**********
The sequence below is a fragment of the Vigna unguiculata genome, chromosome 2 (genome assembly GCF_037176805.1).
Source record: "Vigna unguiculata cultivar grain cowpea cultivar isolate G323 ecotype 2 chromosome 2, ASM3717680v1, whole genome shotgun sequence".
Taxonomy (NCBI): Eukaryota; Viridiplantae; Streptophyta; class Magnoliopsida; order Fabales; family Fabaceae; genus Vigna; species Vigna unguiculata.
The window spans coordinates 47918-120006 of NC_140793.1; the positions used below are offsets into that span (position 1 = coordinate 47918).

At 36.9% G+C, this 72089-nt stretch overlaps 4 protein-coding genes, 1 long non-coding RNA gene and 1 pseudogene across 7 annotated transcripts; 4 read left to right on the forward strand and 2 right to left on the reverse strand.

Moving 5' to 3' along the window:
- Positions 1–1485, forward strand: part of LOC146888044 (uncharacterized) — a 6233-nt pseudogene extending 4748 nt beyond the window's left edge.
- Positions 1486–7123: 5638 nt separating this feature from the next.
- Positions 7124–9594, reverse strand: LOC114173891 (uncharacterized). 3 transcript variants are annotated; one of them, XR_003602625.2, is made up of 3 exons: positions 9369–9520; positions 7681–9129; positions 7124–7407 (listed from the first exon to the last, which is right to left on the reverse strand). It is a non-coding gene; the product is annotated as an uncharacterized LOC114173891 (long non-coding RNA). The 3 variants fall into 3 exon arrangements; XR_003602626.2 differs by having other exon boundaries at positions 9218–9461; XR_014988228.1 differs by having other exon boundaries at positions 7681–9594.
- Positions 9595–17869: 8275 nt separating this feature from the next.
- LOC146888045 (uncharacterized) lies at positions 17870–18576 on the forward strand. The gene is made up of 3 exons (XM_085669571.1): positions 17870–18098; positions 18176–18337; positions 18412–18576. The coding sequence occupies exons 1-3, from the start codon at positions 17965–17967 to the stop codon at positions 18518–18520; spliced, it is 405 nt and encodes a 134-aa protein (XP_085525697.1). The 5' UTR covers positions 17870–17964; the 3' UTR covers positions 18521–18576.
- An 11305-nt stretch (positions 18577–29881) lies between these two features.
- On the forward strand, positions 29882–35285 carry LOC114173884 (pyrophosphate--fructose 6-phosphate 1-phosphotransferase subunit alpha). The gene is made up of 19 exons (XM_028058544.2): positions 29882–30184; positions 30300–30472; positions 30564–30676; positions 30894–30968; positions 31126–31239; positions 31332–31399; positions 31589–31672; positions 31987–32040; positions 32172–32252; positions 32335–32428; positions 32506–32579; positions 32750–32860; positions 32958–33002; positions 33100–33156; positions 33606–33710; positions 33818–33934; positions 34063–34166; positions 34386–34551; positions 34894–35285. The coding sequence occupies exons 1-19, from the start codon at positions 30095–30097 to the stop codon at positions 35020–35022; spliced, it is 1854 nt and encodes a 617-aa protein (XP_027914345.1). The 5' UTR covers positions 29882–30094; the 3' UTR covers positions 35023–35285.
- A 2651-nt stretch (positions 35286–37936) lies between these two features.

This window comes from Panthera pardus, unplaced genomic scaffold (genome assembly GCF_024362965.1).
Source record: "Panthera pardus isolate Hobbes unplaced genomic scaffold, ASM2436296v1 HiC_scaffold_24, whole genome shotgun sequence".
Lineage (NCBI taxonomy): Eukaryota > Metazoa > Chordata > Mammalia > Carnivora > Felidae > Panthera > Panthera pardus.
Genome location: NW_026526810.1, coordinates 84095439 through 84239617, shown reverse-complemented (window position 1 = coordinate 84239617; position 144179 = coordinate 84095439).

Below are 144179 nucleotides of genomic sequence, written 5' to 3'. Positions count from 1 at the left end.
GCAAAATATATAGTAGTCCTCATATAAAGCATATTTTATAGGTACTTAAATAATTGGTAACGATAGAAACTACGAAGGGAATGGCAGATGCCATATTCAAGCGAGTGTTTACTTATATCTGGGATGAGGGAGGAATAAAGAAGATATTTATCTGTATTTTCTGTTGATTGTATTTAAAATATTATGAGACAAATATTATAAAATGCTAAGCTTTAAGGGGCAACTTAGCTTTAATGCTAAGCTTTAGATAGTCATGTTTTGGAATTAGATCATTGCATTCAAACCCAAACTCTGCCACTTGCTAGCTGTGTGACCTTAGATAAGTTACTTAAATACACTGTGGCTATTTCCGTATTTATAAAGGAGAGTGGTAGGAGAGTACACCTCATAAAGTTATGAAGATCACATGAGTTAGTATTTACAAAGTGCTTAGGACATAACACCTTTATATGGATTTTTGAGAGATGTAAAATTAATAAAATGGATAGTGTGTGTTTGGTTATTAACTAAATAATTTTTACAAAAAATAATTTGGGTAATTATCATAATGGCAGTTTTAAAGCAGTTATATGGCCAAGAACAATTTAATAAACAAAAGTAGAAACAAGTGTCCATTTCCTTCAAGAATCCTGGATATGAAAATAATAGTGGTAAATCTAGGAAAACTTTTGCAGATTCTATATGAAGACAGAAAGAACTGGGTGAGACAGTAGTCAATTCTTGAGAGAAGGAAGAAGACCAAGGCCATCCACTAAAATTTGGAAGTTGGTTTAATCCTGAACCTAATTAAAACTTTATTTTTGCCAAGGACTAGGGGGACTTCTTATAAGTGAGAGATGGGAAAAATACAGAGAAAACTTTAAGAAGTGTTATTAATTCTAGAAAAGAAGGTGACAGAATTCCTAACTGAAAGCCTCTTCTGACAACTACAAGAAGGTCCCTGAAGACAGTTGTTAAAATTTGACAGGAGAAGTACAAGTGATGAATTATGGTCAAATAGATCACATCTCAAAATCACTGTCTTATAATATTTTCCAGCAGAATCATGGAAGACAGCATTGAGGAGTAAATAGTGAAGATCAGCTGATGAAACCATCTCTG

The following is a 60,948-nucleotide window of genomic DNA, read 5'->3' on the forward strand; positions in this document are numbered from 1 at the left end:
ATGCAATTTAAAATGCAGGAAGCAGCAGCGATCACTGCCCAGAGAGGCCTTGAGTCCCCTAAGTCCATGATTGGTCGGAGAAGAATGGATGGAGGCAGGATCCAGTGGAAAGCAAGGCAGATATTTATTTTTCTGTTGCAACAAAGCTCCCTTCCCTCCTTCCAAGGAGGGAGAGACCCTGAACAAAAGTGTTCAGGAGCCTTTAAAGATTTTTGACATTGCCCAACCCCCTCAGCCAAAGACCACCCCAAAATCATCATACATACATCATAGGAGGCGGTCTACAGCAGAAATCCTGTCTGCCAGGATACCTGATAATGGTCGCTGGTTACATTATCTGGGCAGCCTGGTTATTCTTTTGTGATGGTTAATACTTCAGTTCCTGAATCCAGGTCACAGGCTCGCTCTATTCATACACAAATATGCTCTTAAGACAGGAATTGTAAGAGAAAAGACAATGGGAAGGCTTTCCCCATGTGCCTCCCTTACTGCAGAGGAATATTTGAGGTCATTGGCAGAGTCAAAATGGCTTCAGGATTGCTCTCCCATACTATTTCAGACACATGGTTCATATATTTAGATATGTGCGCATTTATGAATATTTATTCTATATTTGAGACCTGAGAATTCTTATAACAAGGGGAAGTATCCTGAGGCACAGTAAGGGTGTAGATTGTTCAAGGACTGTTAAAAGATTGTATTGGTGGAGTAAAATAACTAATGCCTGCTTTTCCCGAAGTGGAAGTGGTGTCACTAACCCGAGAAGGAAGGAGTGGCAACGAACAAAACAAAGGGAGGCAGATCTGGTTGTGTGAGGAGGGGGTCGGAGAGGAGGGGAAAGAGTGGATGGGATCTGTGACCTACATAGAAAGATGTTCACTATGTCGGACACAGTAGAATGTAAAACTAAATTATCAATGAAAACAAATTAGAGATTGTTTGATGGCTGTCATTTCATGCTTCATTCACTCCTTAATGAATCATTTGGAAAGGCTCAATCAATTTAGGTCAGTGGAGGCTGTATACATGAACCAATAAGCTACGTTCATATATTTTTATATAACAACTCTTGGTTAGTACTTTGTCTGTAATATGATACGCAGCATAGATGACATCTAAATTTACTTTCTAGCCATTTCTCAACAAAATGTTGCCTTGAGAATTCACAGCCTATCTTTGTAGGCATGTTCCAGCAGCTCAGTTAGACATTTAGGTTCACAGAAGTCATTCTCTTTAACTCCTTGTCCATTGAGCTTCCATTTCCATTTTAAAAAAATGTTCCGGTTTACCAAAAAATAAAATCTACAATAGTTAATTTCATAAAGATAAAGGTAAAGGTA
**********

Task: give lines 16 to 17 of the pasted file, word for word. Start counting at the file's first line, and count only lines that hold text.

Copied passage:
Source record: "Panthera pardus isolate Hobbes unplaced genomic scaffold, ASM2436296v1 HiC_scaffold_24, whole genome shotgun sequence".
Lineage (NCBI taxonomy): Eukaryota > Metazoa > Chordata > Mammalia > Carnivora > Felidae > Panthera > Panthera pardus.